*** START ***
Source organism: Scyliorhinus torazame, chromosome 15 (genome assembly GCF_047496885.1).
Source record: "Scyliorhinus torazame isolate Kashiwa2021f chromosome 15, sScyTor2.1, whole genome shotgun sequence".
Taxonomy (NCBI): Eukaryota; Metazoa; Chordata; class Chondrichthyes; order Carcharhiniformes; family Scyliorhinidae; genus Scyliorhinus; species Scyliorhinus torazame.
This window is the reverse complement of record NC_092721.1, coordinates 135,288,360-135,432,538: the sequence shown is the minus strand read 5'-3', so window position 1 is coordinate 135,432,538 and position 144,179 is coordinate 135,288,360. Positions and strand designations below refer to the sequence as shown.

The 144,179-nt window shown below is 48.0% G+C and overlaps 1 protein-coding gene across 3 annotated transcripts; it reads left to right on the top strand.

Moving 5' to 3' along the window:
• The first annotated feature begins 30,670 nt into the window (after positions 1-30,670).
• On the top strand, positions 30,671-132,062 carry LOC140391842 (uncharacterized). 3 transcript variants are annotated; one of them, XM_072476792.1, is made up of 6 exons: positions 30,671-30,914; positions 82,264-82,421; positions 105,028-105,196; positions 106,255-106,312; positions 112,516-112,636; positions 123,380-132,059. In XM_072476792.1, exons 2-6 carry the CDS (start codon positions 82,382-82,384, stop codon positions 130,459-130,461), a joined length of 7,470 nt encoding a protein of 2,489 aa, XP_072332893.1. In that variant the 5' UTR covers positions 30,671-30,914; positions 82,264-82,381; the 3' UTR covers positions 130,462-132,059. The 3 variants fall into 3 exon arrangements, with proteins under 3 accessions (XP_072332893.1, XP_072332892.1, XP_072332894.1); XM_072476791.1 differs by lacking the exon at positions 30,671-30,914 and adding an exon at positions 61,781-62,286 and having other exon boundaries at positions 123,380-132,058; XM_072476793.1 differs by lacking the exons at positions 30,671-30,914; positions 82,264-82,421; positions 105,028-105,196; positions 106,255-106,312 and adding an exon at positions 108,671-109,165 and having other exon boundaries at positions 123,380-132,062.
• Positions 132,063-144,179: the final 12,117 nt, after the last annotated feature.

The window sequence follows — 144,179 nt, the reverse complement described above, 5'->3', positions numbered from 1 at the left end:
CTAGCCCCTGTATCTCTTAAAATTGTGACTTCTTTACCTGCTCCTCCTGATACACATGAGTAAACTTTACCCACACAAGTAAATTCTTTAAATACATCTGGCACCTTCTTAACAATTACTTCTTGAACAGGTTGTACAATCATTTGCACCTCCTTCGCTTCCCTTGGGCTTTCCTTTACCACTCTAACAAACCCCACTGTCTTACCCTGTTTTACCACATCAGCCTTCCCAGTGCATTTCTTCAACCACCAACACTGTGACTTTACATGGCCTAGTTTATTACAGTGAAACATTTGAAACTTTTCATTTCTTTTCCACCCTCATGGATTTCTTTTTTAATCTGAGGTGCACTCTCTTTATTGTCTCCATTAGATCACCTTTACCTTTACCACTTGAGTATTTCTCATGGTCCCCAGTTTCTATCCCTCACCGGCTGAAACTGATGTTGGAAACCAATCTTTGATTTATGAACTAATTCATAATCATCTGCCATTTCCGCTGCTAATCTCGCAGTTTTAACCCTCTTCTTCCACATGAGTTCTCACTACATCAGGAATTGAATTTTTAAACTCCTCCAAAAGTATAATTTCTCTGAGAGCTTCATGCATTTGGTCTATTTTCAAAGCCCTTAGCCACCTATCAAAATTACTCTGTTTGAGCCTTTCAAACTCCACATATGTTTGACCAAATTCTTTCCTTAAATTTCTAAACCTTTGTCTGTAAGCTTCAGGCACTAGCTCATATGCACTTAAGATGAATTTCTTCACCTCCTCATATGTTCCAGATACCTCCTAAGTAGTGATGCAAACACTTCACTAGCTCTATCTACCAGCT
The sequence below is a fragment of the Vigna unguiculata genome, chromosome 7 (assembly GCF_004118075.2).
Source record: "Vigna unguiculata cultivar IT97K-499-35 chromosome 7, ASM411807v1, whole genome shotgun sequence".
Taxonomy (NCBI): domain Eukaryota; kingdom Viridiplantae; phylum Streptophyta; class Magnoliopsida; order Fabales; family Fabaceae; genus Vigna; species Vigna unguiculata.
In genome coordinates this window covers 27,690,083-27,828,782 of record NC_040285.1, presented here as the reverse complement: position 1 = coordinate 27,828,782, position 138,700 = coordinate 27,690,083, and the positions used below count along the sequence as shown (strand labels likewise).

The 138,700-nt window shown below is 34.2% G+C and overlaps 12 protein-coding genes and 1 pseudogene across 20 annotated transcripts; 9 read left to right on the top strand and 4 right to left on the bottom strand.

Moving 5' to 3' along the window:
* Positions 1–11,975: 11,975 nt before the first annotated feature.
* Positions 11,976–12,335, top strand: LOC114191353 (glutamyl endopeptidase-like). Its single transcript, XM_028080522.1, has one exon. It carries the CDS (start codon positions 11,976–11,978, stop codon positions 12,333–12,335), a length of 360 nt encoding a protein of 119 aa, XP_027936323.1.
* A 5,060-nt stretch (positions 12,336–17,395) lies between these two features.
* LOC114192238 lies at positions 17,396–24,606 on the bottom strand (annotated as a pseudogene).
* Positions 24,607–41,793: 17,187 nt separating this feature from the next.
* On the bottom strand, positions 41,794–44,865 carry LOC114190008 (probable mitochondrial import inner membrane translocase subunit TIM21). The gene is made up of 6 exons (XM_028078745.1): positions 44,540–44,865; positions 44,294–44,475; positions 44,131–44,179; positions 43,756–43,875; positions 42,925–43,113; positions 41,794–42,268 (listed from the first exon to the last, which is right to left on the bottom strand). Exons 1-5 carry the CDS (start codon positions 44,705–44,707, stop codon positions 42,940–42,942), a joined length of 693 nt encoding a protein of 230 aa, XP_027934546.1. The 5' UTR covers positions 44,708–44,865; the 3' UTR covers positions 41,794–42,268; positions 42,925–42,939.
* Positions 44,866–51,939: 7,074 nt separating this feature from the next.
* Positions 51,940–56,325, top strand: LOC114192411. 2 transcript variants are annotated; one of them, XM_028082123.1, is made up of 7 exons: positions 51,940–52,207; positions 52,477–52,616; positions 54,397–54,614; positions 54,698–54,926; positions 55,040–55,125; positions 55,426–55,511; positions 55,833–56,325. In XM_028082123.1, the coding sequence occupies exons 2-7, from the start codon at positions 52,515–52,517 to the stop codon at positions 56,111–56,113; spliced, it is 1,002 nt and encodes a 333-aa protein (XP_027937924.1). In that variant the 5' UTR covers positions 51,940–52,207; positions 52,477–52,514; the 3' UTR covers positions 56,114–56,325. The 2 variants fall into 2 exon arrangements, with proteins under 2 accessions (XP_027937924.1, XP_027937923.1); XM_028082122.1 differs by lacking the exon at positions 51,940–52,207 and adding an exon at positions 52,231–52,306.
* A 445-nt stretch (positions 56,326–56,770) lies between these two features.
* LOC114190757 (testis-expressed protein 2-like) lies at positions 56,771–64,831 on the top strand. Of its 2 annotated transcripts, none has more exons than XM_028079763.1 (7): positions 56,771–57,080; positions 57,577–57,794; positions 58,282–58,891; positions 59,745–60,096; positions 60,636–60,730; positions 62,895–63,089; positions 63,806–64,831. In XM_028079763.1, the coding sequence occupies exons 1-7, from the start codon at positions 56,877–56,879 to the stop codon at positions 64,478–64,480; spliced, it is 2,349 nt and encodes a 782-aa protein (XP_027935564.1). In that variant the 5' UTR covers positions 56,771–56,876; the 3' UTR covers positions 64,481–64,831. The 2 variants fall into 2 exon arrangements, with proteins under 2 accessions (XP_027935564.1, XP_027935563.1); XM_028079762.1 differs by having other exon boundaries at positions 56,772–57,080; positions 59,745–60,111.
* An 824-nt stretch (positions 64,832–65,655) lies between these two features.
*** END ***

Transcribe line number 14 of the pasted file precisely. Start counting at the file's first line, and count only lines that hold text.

Taxonomy (NCBI): domain Eukaryota; kingdom Viridiplantae; phylum Streptophyta; class Magnoliopsida; order Fabales; family Fabaceae; genus Vigna; species Vigna unguiculata.